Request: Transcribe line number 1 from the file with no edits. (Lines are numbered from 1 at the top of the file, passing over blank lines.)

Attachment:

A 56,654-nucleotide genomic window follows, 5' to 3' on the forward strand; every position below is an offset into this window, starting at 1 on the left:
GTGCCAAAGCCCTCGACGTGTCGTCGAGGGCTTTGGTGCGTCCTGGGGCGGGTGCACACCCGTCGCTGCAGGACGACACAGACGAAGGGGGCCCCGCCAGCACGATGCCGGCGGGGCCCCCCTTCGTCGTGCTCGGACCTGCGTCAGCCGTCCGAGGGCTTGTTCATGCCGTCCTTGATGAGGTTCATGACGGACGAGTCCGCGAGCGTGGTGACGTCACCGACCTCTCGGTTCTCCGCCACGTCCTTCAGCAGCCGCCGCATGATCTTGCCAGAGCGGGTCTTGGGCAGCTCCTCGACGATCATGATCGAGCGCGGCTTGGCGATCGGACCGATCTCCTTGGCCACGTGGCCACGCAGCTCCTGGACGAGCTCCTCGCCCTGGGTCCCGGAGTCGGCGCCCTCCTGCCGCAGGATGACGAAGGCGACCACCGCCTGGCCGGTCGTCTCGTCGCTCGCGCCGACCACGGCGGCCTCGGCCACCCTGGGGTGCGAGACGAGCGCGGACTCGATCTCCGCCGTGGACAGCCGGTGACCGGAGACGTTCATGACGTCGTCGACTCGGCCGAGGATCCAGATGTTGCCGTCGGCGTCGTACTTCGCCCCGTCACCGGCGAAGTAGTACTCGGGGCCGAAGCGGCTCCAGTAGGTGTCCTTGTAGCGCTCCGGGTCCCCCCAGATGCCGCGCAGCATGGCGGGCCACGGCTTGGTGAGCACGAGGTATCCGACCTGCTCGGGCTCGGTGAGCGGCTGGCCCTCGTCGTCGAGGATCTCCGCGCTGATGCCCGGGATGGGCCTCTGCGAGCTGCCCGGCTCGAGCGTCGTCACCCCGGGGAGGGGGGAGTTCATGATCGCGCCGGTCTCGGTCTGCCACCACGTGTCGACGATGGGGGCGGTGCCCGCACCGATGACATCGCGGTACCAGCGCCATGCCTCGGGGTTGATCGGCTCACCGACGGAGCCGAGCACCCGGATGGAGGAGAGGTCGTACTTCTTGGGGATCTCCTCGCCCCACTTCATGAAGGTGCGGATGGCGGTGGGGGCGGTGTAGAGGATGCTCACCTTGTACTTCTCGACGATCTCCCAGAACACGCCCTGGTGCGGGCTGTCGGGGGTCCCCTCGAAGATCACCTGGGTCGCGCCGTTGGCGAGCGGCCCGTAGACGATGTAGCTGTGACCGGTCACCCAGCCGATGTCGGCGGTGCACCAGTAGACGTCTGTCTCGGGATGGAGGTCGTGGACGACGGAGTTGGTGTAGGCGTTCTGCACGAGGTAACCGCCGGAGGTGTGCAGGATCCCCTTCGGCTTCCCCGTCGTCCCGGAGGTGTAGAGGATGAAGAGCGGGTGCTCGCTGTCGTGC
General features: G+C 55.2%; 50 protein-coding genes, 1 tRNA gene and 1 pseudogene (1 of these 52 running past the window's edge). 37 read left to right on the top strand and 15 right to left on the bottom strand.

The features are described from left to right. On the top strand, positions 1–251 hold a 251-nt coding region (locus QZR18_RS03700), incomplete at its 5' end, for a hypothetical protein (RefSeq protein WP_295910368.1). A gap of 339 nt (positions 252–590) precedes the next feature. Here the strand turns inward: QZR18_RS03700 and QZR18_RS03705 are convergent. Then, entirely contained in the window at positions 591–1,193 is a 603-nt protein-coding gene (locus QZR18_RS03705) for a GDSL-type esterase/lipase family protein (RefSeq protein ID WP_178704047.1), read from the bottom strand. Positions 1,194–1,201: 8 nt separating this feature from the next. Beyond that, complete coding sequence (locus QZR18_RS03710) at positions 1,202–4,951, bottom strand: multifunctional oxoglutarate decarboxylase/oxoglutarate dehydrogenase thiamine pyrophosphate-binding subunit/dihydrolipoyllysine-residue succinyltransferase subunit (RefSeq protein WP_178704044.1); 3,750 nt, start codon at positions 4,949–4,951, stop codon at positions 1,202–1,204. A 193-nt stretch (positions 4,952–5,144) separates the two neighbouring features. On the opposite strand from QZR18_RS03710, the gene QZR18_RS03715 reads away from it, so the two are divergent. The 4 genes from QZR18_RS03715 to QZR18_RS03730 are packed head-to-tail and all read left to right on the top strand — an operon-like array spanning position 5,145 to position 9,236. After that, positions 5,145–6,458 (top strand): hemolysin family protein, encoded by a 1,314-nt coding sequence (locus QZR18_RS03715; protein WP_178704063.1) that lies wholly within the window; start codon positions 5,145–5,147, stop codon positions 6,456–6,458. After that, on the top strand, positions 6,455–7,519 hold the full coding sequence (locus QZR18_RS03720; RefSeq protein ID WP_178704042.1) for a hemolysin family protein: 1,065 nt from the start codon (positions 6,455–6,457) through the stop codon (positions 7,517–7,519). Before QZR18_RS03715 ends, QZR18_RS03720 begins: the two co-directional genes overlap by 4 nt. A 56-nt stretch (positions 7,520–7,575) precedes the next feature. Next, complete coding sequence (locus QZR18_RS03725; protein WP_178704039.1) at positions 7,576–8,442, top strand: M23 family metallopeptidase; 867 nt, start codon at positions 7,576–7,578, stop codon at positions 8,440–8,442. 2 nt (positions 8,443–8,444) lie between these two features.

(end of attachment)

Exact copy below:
A 56,654-nucleotide genomic window follows, 5' to 3' on the forward strand; every position below is an offset into this window, starting at 1 on the left: